If this is meant as a joke, it is a racist joke. If it is meant to be a true statement, then it is a racist statement. It presumes that Americans have the corner on hard work. It presumes that foreign people of color cannot speak English properly, do not work, and have no desire to work. It puts white America on a superior level to non-white foreigners, especially those who immigrate to America. It embodies Americanism rather than Mormonism. Such an email has no place in our society or our religion, because neither America nor Christianity should support such racist thinking. We should have by now moved beyond such thought, having learned that such ignorant and hasty generalizations only promote misunderstanding, intolerance and cruelty.

This email made me feel sad indeed about what we, as Americans regardless of our religion, are becoming.


Religious Reads of June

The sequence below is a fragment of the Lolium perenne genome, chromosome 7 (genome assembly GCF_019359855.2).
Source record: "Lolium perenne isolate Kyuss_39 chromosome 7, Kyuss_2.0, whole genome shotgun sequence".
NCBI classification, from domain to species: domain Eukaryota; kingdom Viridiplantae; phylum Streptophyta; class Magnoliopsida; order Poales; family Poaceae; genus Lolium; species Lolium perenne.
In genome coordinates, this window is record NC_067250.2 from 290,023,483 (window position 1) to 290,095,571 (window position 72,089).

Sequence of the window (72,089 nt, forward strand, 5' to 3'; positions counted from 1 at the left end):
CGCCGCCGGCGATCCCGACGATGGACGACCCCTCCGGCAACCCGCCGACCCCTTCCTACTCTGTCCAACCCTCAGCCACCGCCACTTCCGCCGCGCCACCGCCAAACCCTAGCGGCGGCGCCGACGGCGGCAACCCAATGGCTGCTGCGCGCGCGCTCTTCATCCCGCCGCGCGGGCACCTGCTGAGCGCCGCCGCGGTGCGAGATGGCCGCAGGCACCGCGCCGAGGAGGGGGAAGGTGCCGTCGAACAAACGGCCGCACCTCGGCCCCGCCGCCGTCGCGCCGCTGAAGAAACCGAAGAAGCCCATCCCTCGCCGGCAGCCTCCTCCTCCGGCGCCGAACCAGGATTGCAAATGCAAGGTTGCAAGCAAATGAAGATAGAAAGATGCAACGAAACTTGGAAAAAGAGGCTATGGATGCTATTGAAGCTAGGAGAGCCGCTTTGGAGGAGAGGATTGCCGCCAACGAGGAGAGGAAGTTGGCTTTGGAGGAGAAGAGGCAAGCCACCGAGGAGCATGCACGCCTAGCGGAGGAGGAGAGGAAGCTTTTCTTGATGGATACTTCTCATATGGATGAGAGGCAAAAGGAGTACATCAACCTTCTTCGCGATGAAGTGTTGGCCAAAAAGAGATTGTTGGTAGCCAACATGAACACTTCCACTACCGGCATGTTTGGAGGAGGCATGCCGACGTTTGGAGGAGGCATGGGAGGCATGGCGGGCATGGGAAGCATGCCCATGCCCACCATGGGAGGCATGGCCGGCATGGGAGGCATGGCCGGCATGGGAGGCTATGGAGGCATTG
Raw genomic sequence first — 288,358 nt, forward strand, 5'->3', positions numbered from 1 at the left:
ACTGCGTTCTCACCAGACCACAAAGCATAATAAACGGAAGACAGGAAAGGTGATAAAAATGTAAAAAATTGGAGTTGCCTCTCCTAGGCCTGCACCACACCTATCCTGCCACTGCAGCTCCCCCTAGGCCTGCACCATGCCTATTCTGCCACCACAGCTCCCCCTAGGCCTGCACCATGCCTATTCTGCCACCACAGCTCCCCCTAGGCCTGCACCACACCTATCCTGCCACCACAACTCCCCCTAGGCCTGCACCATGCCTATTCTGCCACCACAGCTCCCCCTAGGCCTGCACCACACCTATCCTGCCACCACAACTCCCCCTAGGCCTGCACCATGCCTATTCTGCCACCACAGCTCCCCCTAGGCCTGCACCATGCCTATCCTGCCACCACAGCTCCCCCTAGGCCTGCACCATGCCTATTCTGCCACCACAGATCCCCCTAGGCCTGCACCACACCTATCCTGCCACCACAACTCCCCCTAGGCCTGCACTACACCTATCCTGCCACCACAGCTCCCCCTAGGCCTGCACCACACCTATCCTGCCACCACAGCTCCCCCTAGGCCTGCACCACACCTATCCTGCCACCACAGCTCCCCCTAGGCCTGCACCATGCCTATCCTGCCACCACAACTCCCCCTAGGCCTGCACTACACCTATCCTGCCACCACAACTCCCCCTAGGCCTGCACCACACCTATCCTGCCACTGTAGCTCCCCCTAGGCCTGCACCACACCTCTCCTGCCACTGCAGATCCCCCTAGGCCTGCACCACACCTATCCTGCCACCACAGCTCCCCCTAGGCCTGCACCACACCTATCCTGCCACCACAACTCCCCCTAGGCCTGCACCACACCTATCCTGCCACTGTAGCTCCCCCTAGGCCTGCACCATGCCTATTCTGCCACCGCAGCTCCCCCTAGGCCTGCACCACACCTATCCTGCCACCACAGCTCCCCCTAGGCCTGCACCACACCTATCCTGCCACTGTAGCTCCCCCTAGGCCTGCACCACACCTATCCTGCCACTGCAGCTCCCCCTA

I’ve been on a religious reading kick this past month. Here are three books – two being specific to Mormonism and one that is not – that were interesting to me and might be of interest to you.15895809311.jpg

1) Mormonism and Evolution: The Authoritative LDS Statements by William E. Evenson and Duane E. Jeffrey. Here’s a short, quick, fascinating dip into how the LDS Church has dealt with one of the most controversial topics among religious circles. Here, the authors have compiled statements by or approved by the First Presidency of the Church. Most of these statements are in the 1930’s (when controversy was particularly hot), but the Church’s position hasn’t changed much since then, hence why little has been said in the last 70 years by the Church leadership. The general consensus is that the Church of Jesus Christ is neither for or against evolution, and it isn’t relevant to a person’s salvation anyway.